Long-term outcome in children of patients after stroke

Ingrid G. L. van de Port, Anne M. A. Visser-Meily*, Marcel W. M. Post, Eline Lindeman

*Corresponding author for this work

Research output: Contribution to journalArticleAcademicpeer-review

17 Citations (Scopus)
133 Downloads (Pure)

Abstract

Objective: To investigate the long-term effects on children of parental stroke, with respect to care-giving tasks, children's behavioural problems and stress, and to study the relationship between stress and child, patient and partner characteristics.

Subjects: A total of 44 children (age range 10-21 years) were assessed 3 years after parental stroke.

Main measures: Behavioural problems were assessed with the Child Behaviour Check List and the Youth Self-Report. Stress was measured using the Dutch Stress Questionnaire for Children.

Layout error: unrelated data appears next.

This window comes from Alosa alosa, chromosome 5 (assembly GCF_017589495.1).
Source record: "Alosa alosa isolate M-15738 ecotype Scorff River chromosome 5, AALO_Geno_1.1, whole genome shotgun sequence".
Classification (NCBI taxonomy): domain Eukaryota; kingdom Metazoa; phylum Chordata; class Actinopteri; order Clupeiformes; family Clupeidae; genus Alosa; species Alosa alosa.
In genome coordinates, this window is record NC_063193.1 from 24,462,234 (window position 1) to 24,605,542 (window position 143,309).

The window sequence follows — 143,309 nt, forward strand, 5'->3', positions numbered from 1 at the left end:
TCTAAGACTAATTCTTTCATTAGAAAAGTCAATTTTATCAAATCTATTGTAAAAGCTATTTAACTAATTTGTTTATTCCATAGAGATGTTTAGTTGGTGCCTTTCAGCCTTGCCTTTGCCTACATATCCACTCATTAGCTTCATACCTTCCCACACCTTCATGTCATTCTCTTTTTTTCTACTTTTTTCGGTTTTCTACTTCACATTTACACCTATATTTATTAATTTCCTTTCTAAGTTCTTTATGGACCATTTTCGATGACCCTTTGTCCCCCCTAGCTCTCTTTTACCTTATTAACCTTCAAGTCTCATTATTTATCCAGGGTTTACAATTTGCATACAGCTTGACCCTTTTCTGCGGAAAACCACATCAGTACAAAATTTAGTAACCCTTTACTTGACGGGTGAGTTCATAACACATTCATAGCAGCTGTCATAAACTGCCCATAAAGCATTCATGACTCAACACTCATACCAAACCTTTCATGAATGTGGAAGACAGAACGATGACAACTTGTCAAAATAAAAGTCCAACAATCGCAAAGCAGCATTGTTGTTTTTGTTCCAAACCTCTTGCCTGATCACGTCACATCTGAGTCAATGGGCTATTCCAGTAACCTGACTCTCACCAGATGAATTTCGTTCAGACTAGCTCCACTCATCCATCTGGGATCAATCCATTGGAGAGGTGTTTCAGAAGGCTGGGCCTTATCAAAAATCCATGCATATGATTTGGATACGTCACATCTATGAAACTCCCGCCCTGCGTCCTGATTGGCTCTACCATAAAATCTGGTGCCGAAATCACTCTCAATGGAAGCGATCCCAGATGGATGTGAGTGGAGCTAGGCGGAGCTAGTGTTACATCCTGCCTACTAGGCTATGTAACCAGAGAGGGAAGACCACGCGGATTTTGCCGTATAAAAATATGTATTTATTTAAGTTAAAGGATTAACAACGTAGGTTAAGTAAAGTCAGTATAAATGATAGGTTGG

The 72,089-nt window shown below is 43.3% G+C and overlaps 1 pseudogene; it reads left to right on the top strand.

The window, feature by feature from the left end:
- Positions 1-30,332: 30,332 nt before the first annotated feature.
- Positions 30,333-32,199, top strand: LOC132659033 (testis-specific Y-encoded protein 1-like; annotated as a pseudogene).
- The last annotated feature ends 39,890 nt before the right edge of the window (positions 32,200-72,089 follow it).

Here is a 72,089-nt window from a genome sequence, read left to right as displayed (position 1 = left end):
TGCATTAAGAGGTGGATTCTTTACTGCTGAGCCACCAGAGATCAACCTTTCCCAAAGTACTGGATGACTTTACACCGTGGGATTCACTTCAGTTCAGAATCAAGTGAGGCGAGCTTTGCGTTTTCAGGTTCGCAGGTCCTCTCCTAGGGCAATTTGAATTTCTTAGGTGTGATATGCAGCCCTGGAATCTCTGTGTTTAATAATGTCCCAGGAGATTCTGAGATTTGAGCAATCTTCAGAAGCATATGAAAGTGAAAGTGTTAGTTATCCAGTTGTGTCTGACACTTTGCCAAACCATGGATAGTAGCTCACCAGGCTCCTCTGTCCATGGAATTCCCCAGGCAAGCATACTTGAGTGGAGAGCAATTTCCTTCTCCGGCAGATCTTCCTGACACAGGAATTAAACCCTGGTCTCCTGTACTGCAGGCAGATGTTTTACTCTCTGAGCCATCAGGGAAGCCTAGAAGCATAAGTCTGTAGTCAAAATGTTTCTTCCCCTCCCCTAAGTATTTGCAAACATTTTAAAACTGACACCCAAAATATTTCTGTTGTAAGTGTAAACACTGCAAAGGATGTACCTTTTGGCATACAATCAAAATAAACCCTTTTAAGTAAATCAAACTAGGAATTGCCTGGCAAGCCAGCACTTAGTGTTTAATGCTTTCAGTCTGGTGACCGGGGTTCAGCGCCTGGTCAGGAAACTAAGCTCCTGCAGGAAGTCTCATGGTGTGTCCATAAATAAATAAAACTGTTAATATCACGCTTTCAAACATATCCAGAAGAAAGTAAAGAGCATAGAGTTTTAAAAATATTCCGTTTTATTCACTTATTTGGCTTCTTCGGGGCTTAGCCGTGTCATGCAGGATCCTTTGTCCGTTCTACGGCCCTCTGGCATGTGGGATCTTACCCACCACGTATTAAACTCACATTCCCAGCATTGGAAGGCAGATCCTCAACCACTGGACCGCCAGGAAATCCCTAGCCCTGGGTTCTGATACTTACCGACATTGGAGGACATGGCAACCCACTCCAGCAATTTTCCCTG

Results: Most children (66%) assisted their parent in self-care or mobility. Some of the children (31%) experienced behavioural problems. The results showed that 37.5% of younger children show externalizing problems on the Child Behaviour Check List. Stress was significantly related to female gender of the child, and to depression, limitations in extended activities of daily living and life satisfaction of the patient.

Conclusion: Most children do well 3 years after parental stroke. However, some children of patients after stroke have behavioural problems and need attention in clinical practice.

Original languageEnglish
Pages (from-to)703-707
Number of pages5
JournalJournal of Rehabilitation Medicine
Volume39
Issue number9
DOIs
Publication statusPublished - Nov-2007
Externally publishedYes

Keywords

  • stroke
  • children's adjustment
  • parental illness
  • QUALITY-OF-LIFE
  • MULTIPLE-SCLEROSIS
  • PARENTAL CANCER
  • HEALTH-STATUS
  • ADJUSTMENT
  • PREDICTION
  • REHABILITATION
  • ADOLESCENTS
  • FAMILY
  • IMPACT

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